It’s far from liter-bike fast, but the super-quick shifting makes up for the lack of raw horespower. The NM4’s 670cc is the same you’d find in the NC700 and the CTX700, which is also available with the DTC automatic.
The NM4 is a people mover, and it’ll spoil you, with no clutch, a backrest, floorboards and a low seat. The electronics and more importantly the power delivery through the dual clutch system is so spot-on and quick shifting, you won’t miss the clutch lever.
The start from a dead spot has a perfect mix of smooth and seat-pinning torque. It feels similar to a performance torque convertor like you’d find in a muscle car. Power comes on steady and smoothly according to the level of throttle input.
When stopped it’ll remain still and in neutral; you won’t accidentally sling yourself into traffic if you grab a handful of throttle. It has some slight lag, but you can preload it by spinning the transmission up a few hundred rpms before taking off.
Every time the bike cranks, no matter how you left it, it’s in neutral. Simple select Drive or Sport Mode via a push-button on the right grip. "Drive" will save you on fuel economy, but not be nearly as fun as "Sport," which will hang in a low gear, making it easy to split lanes and pass other cars.
It has an override ability similar to a ‘Tiptronic,’ ‘Geartronic,’ or ‘Touchshift’ you’d find in a high end car, where you can shift via the push button controls on the left grip, but when you’re in auto (Sport or Drive modes), you’re limited in your shifts and the transmission will take over automatically. The electronics were super simple. You can leave it in Drive mode, and downshift to pass a slow car, then do nothing else, it'll override controls from there.
READ MORE: Honda CTX700 Review
In fully manual, selected through the gear-selector button on the right hand control, you must shift up and down via the plus and minus buttons on the left controls. Here you can bounce off the rev limiter and you’re in full control of the gear box, with no override from the system.
Here is where the bike misses the mark as a performer. The front handlebars right off the bat have a cheap, small appearance and riding it doesn’t inspire much confidence either.
We experienced the occasional head-shake when letting go of the bars with one hand and slowing down. Never severe, but a sign of a cheap front suspension with 43mm front forks. It did always remain planted, and I personally would have liked more rake in the front end, but more rake would come at the sacrifice of parking-lot agility.
As much as we didn’t like the front end, it did do some things exceptionally well, like keeping our feet on the floorboards when moving super slow.
The storage was laughably small. The front fairing has two, push-button compartments, one lockable, on either side of the headlight. This was nice for house keys, wallet and warm gloves, but you'll be lucky to fit a pair of gauntlet gloves in one compartment. The saddle bags weren’t much better; I picked up two paperback books and couldn’t fit them in one bag.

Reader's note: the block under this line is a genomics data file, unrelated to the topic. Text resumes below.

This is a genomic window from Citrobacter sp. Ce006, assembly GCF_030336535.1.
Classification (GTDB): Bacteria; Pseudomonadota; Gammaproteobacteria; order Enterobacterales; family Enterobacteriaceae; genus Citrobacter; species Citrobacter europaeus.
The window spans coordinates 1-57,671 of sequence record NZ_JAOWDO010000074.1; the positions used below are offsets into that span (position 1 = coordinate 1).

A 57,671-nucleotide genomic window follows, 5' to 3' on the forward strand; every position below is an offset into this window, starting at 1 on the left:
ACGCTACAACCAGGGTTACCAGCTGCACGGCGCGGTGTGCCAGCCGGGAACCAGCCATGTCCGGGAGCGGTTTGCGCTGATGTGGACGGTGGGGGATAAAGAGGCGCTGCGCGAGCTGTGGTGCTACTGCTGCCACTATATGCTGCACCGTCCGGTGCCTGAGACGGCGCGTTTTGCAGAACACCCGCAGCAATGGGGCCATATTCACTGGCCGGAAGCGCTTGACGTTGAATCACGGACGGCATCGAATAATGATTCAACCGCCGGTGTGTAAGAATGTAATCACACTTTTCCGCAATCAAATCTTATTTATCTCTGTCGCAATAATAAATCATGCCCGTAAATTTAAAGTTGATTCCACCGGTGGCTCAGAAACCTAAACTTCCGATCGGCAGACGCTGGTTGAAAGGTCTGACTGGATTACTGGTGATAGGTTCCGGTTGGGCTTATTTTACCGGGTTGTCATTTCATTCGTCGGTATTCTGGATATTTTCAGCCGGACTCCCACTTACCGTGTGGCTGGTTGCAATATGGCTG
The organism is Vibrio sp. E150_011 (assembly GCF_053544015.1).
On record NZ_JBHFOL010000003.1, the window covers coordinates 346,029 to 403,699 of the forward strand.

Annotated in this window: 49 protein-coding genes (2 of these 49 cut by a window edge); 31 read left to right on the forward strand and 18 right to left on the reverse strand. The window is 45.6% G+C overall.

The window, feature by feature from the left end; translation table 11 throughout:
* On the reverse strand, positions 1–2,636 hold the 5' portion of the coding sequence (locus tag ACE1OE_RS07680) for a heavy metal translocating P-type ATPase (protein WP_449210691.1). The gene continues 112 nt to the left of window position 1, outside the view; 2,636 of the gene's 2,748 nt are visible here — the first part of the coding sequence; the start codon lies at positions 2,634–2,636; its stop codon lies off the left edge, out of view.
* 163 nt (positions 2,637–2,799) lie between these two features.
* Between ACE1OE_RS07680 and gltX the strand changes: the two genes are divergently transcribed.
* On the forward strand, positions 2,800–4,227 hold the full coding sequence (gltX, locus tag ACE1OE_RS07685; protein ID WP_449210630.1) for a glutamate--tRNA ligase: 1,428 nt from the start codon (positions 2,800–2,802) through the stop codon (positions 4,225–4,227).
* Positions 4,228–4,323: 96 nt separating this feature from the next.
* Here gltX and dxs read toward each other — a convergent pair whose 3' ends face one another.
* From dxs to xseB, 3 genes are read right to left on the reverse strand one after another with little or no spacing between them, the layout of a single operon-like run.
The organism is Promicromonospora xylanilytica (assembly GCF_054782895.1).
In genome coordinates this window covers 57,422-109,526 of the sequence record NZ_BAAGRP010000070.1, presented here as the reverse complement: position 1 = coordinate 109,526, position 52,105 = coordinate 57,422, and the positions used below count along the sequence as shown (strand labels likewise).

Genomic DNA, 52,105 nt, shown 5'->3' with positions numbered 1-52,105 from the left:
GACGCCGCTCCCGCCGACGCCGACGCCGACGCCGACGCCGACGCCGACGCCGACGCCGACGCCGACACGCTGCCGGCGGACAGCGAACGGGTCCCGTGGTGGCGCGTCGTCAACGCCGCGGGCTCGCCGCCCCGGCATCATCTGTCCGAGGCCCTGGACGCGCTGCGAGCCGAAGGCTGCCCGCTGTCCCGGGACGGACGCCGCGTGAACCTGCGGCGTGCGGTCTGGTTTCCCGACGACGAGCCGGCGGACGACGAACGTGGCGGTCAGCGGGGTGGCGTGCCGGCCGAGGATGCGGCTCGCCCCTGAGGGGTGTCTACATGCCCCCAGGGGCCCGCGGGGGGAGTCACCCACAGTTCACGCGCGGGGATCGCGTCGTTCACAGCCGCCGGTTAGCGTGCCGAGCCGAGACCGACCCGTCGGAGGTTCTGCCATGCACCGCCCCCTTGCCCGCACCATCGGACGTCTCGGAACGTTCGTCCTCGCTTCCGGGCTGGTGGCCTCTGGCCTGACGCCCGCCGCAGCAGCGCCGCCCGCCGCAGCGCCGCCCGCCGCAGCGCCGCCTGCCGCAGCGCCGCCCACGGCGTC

Honda says storage is targeted for “urban” riding. It was a let down, but that alone shouldn’t cause a lost sale.
The fuel economy was great, but the tank was very small; it’s rated at 3.06 gallons, which came to my surprise because I rode it before knowing that spec. The low-fuel light comes on very early. The weird angle of the tank made it difficult to fill and I was only about to get in maybe 1.8 gallons after the low-fuel light came on.
Retailing for $10,999, a CTX700 is probably a more practical option. Retailing for $7,799, the CTX700 also has an ABS (which the NM4 comes standard with) and DTC (automatic trans) for $8,799.
I loved this bike. You can keep up in the mountains on a Sunday, have a great commute to work and ride basically anywhere. The storage is laughably small, the price is a bit high and the front suspension is lacking, but this is far from a track competitor.
If you look at this bike and aren’t immediately blown away by the styling and wish for a more traditional look, invest in the CTX700. But, like many car and motorcycle manufacturers, this may have been Honda’s point in the first place. Chevrolet builds the Z/28 to sell V6 Camaros, and the same goes for the NM4; it’s an attention-getting machine that will hopefully convert more cagers to riders… or maybe just Honda owners.
Pictures by Honda and Jesse Kiser with Bruce Speedman riding.
Bruce Speedman (pictured):
Jacket: Alpinestars Atem (READ REVIEW)
Helmet: Arai Signet-Q (READ REVIEW)
Gloves: Alpinestarts GP-Pro
Boots: Alpinestars SuperTech R (READ REVIEW)
Jesse Kiser (review rider):
Jacket: Icon Device Leather Jacket
Boots: Icon 1000 Truant Boots
Pants: Icon Insulated Denim Pants
Every rider has his or her own style, size and weight. We put things in perspective and show what each reviewer weighs and their experience.
Build: broad shouldered, tall, medium build
Experience: riding since five years old, dirt and then street when 15.
Specialty: building, technical, how-to